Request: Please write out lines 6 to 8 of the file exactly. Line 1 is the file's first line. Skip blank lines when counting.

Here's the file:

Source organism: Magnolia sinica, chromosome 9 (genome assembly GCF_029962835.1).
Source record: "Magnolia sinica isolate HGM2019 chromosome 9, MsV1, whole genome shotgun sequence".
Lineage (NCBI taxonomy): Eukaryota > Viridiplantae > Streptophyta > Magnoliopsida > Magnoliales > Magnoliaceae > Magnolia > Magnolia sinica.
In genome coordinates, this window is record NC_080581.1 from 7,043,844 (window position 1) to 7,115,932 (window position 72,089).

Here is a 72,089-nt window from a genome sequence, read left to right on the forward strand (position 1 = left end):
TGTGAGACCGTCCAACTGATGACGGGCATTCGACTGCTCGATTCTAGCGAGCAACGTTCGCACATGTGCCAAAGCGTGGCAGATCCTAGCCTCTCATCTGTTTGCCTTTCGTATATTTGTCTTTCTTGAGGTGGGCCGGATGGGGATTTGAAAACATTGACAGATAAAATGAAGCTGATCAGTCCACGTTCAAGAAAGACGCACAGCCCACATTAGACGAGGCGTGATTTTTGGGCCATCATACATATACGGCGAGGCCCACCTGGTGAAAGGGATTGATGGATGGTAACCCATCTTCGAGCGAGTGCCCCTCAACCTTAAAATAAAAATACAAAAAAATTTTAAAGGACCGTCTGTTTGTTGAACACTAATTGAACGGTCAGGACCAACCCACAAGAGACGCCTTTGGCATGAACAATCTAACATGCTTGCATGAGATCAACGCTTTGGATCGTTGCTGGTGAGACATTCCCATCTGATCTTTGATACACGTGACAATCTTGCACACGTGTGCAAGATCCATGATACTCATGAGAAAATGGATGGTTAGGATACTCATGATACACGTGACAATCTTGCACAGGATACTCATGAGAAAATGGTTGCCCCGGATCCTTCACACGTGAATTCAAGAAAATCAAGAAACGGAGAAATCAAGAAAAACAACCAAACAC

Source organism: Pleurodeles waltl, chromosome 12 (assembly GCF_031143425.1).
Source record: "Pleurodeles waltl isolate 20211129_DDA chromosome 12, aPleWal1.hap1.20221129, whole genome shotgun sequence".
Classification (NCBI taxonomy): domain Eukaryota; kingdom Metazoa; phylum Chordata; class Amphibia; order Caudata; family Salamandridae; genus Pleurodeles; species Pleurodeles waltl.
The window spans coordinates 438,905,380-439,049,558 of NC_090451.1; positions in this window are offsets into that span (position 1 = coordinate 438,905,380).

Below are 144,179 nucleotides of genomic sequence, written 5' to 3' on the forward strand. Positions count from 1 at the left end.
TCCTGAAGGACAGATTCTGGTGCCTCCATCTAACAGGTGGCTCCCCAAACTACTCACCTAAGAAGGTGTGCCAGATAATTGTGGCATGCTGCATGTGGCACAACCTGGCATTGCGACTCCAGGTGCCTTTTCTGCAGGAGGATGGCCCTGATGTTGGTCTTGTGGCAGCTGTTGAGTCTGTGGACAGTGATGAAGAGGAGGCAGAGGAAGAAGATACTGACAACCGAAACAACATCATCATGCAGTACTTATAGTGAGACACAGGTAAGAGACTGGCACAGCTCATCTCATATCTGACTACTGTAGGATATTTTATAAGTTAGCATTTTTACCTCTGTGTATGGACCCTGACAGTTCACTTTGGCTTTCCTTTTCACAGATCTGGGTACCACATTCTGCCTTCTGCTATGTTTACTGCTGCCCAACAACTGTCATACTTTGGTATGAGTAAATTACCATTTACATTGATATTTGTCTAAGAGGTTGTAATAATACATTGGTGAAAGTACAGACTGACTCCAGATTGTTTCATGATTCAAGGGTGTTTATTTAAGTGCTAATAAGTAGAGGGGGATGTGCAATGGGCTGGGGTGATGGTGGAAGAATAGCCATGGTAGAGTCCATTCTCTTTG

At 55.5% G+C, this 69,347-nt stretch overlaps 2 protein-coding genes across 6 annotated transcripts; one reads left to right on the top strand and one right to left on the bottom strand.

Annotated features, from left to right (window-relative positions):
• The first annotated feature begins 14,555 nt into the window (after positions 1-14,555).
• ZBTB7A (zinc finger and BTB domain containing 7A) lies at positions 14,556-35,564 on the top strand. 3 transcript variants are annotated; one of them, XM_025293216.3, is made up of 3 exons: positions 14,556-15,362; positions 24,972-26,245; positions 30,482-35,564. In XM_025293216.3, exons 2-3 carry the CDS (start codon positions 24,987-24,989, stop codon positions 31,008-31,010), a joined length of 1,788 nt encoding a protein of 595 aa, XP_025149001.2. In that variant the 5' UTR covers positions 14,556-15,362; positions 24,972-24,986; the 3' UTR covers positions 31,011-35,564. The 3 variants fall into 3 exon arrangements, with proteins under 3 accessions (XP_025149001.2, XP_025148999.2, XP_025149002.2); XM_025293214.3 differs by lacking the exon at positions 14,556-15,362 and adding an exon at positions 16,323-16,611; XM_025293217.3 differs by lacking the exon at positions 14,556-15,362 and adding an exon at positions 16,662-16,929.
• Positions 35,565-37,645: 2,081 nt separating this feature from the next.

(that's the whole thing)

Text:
TGTGAGACCGTCCAACTGATGACGGGCATTCGACTGCTCGATTCTAGCGAGCAACGTTCGCACATGTGCCAAAGCGTGGCAGATCCTAGCCTCTCATCTGTTTGCCTTTCGTATATTTGTCTTTCTTGAGGTGGGCCGGATGGGGATTTGAAAACATTGACAGATAAAATGAAGCTGATCAGTCCACGTTCAAGAAAGACGCACAGCCCACATTAGACGAGGCGTGATTTTTGGGCCATCATACATATACGGCGAGGCCCACCTGGTGAAAGGGATTGATGGATGGTAACCCATCTTCGAGCGAGTGCCCCTCAACCTTAAAATAAAAATACAAAAAAATTTTAAAGGACCGTCTGTTTGTTGAACACTAATTGAACGGTCAGGACCAACCCACAAGAGACGCCTTTGGCATGAACAATCTAACATGCTTGCATGAGATCAACGCTTTGGATCGTTGCTGGTGAGACATTCCCATCTGATCTTTGATACACGTGACAATCTTGCACACGTGTGCAAGATCCATGATACTCATGAGAAAATGGATGGTTAGGATACTCATGATACACGTGACAATCTTGCACAGGATACTCATGAGAAAATGGTTGCCCCGGATCCTTCACACGTGAATTCAAGAAAATCAAGAAACGGAGAAATCAAGAAAAACAACCAAACAC

Source organism: Pleurodeles waltl, chromosome 12 (assembly GCF_031143425.1).
Source record: "Pleurodeles waltl isolate 20211129_DDA chromosome 12, aPleWal1.hap1.20221129, whole genome shotgun sequence".